The next day, July 21, we visited the little town of Bethlehem, dying without its tourist industry. Bethlehem is another big prison surrounded by settlements and the Israeli wall. Bethlehem belongs to Christians all over the world, Mayor Hana Nassar told us. As Muslims have a duty to visit their holy places, Christians should visit Jesus' birthplace, he said. The wall is preventing Christians from coming, and the main road into town has been closed because it passes Rachel's Tomb. Even the mayor is sometimes told by an 18-year-old Israeli soldier that he cannot come and go from Bethlehem.

Mayor Nassar recalled the siege of the Church of Nativity, saying it was a miracle that it didn't burn down after Israeli soldiers threw flares in the sky. Nassar said they were all living on their nerves. Nassar, who is Christian, said he was furious that Christians in the United States were backing Israel's occupation of the Holy Land. He noted that President Bush seems to have forgotten his vision for peace in the region. He said he was waiting for a new vision from another president. The Old Testament had a lot of visions, he said, but this time he was hoping for a vision to become a reality.

We visited Jenin, where what what the Palestinians call ground zero is now beginning to return to normal. The United Arab Emirates' Sheikh Zayed is paying to rebuild the homes Israel demolished in its deadly April 2002 invasion. This man tried to help a handicapped man in a wheelchair evacuate his home-but he couldn't get him out before Israelis bulldozed the home with him inside. This is also where the British UN worker Ian Hook was shot by an Israeli soldier on the UN compound when they first started rebuilding Jenin.

Architect Hidaya Nafmi said her home was taken over by Israeli snipers. Her two children are always frightened and have problems sleeping. Her daughter almost died during the siege. She said it's hard to teach children not to hate and not to fear. Like every mother, she explained, she wants her children to live a peaceful life.

We visited President Yasir Arafat in his Ramallah headquarters, which is nearly destroyed. There are no photos of the still spry and charismatic leader on his walls. Instead there is a portrait of International Solidarity Movement volunteers Rachel Corey and Tom Hurndell, killed by Israeli soldiers. Despite an internal upheaval in his government, Arafat took the time to meet with us for two hours and give us lunch. "We are in need of friends," he told us. Arafat has met with every U.S. President except for Ronald Reagan and George W. Bush. He met with Bill Clinton 23 times. He still hopes that the American people will help both Palestinians and Israelis achieve the peace of the brave in the Land of Peace. The Holy Land is not for just Israelis or Palestinians, he said, but for the whole world.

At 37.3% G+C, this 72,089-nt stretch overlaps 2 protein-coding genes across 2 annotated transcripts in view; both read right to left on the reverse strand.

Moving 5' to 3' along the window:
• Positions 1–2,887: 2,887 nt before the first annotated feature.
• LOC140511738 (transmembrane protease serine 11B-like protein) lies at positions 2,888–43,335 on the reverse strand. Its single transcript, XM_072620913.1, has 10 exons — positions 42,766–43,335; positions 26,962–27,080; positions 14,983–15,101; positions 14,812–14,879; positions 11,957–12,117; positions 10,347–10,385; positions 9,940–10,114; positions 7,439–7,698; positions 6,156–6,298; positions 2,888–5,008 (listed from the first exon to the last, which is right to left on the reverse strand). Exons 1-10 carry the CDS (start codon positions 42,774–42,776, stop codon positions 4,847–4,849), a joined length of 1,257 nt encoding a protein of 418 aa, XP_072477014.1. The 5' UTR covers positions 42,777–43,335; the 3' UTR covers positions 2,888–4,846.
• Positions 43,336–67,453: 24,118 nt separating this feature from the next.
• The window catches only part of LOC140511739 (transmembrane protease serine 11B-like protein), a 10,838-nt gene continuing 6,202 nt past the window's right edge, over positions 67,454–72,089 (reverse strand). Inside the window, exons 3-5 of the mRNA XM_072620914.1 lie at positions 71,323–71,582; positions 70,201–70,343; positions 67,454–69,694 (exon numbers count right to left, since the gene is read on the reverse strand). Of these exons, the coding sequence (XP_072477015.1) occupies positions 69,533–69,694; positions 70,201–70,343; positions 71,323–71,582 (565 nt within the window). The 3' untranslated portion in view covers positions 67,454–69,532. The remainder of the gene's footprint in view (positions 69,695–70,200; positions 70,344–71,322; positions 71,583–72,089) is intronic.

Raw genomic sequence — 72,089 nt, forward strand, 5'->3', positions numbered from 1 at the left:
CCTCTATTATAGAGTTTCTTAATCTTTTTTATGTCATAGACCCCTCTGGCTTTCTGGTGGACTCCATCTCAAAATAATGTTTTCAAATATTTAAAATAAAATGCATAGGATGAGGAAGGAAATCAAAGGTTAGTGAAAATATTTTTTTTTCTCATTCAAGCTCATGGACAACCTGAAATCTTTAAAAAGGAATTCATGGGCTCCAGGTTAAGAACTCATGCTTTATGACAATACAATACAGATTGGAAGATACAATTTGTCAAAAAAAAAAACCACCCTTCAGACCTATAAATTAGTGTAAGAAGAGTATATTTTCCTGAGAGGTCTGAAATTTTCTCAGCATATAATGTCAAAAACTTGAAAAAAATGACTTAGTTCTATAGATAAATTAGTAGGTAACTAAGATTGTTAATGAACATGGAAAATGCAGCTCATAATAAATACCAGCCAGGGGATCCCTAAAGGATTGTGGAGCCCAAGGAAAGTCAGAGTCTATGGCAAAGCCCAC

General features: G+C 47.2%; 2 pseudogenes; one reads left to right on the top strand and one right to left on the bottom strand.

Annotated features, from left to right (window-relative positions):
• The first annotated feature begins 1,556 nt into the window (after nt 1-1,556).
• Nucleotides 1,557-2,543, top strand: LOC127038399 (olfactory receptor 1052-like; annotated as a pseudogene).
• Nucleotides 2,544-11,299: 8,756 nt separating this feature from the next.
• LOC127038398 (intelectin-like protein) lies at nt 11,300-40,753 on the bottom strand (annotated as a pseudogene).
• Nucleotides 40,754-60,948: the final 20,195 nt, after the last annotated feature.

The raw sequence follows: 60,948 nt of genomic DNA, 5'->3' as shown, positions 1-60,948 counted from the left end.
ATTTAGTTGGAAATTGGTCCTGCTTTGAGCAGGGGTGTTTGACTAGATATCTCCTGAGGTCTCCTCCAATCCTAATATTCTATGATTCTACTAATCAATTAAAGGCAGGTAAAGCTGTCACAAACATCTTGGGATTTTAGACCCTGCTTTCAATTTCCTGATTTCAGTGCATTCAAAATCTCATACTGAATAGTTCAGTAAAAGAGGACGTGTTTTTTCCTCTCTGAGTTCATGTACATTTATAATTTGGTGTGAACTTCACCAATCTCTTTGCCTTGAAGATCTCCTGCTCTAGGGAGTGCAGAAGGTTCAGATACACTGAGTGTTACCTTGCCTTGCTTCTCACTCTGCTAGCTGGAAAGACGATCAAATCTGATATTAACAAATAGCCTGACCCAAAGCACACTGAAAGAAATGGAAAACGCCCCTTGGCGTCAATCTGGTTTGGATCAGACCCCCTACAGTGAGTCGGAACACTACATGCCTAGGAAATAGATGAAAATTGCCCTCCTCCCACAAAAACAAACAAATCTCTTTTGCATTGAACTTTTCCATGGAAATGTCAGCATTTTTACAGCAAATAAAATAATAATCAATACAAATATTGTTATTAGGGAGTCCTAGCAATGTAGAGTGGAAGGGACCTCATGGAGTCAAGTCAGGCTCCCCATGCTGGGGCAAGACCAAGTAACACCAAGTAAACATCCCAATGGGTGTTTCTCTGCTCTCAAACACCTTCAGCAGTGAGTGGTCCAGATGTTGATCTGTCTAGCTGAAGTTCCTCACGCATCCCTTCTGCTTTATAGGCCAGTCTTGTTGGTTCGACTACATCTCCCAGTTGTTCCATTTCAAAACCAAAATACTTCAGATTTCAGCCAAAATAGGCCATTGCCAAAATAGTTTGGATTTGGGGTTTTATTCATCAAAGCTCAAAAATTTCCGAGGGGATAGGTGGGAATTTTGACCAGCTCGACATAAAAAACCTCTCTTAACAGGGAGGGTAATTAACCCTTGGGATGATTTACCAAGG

Arafat said he and the entire Arab world have accepted the Saudi Arabian Initiative and the Road Map for Peace. It's Sharon who had 14 reservations and now is insisting on his own road map. Now neither Israel nor the United States speaks to Arafat. Arafat leapt to his feet to show us a Christmas candle from the church where President Bush prays.

"You Americans made peace in South Africa. You made a miracle at the Madrid Conference. We gave up 22 percent of our land. You helped Rabin and me sign a peace of the brave. Why are you hesitating today? Why are you supporting this Berlin Wall that is confiscating 58 percent of that 22 percent of our land? It's unbelievable!" the Palestinian leader exclaimed.

"Israel is destroying refugee camps, housing, schools, hospitals, this building around me, our entire infrastructure. Israel is taking not just our land, but our 82 percent of our water and then selling it back to us. Can you believe it? Christians and Muslims alike can't go to Jerusalem to pray." Arafat listed the Christian and Muslim holy places that have been damaged or destroyed by Israel. He said Sharon is looking to transfer Palestinians out of the West Bank and Gaza.

Two weeks ago, Arafat said, he offered his hand to Israelis to make a peace of the brave, and got a good response from Arabs and Israeli peace groups. He said he is ready to hold elections. He asked President Bush to help solve the conflict in Israel and Palestine. Everything else in the Middle East would fall into place from there, he explained.

Statement Also By Delinda Hanley

I'm the daughter of a diplomat, Richard Curtiss, co-founder of the Washington Report on Middle East Affairs Magazine. I'm also a former Peace Corps volunteer, who spent decades living in the Middle East, and I'm now the news editor of the Washington Report.